Remote Services: VNC
Adversaries may use Valid Accounts to remotely control machines using Virtual Network Computing (VNC). The adversary may then perform actions as the logged-on user.
VNC is a desktop sharing system that allows users to remotely control another computer’s display by relaying mouse and keyboard inputs over the network. VNC does not necessarily use standard user credentials. Instead, a VNC client and server may be configured with sets of credentials that are used only for VNC connections.
Inventory workstations for unauthorized VNC server software.
|M1042||Disable or Remove Feature or Program||
Uninstall any VNC server software where not required.
|M1037||Filter Network Traffic||
VNC defaults to TCP ports 5900 for the server, 5800 for browser access, and 5500 for a viewer in listening mode. Filtering or blocking these ports will inhibit VNC traffic utilizing default ports.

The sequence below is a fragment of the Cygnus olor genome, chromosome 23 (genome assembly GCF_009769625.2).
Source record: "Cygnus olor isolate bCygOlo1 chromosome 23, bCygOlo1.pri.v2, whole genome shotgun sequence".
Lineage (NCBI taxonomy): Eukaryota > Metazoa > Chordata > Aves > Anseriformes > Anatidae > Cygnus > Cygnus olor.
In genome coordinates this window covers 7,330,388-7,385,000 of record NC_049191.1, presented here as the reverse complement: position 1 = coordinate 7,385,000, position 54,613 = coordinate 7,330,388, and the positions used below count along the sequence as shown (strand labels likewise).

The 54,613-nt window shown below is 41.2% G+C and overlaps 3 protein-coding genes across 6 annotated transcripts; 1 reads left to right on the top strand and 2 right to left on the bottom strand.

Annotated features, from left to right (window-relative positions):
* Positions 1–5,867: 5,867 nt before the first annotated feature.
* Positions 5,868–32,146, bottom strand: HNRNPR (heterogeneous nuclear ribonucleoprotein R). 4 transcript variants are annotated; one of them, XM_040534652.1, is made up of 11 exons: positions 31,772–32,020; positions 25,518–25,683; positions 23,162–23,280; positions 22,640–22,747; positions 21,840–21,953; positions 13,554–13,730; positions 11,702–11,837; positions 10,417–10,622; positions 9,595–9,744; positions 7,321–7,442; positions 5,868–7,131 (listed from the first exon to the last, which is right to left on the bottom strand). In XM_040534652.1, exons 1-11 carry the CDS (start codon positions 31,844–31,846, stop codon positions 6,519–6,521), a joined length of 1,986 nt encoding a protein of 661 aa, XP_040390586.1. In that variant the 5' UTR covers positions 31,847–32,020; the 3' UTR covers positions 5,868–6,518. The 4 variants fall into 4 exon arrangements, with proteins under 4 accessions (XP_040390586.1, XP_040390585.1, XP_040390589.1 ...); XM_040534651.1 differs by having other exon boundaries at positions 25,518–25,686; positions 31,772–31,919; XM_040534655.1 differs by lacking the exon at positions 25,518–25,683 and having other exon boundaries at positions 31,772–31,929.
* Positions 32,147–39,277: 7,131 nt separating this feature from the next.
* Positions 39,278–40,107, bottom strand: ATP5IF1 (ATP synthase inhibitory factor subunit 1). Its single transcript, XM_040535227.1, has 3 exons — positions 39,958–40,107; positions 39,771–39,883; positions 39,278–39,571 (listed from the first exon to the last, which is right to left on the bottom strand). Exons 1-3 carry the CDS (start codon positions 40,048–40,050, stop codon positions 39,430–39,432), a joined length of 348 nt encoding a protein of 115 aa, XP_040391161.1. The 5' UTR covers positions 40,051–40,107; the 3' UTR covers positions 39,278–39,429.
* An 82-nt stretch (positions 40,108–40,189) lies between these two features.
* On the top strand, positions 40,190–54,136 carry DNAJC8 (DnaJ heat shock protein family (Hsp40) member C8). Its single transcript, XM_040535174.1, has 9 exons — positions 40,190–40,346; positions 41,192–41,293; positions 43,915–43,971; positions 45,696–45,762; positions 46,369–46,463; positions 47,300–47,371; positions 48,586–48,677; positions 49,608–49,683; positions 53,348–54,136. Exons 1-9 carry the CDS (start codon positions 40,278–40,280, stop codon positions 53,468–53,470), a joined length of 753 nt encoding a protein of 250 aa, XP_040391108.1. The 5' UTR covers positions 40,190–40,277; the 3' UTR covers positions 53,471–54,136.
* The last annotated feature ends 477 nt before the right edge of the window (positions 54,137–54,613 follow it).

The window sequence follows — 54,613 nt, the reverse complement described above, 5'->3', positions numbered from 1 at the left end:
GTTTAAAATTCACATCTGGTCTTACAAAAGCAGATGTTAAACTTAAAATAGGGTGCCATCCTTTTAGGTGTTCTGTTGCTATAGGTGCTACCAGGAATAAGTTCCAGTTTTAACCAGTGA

|M1033||Limit Software Installation||
Restrict software installation to user groups that require it. A VNC server must be manually installed by the user or adversary.
Use of VNC may be legitimate depending on the environment and how it’s used. Other factors, such as access patterns and activity that occurs after a remote login, may indicate suspicious or malicious behavior with VNC.
- Giuliani, M., Allievi, A. (2011, February 28). Carberp - a modular information stealing trojan. Retrieved July 15, 2020.
- CISA. (2020, September 15). Iran-Based Threat Actor Exploits VPN Vulnerabilities. Retrieved December 21, 2020.
- Kaspersky Lab's Global Research & Analysis Team. (2016, February 8). APT-style bank robberies increase with Metel, GCMAN and Carbanak 2.0 attacks. Retrieved April 20, 2016.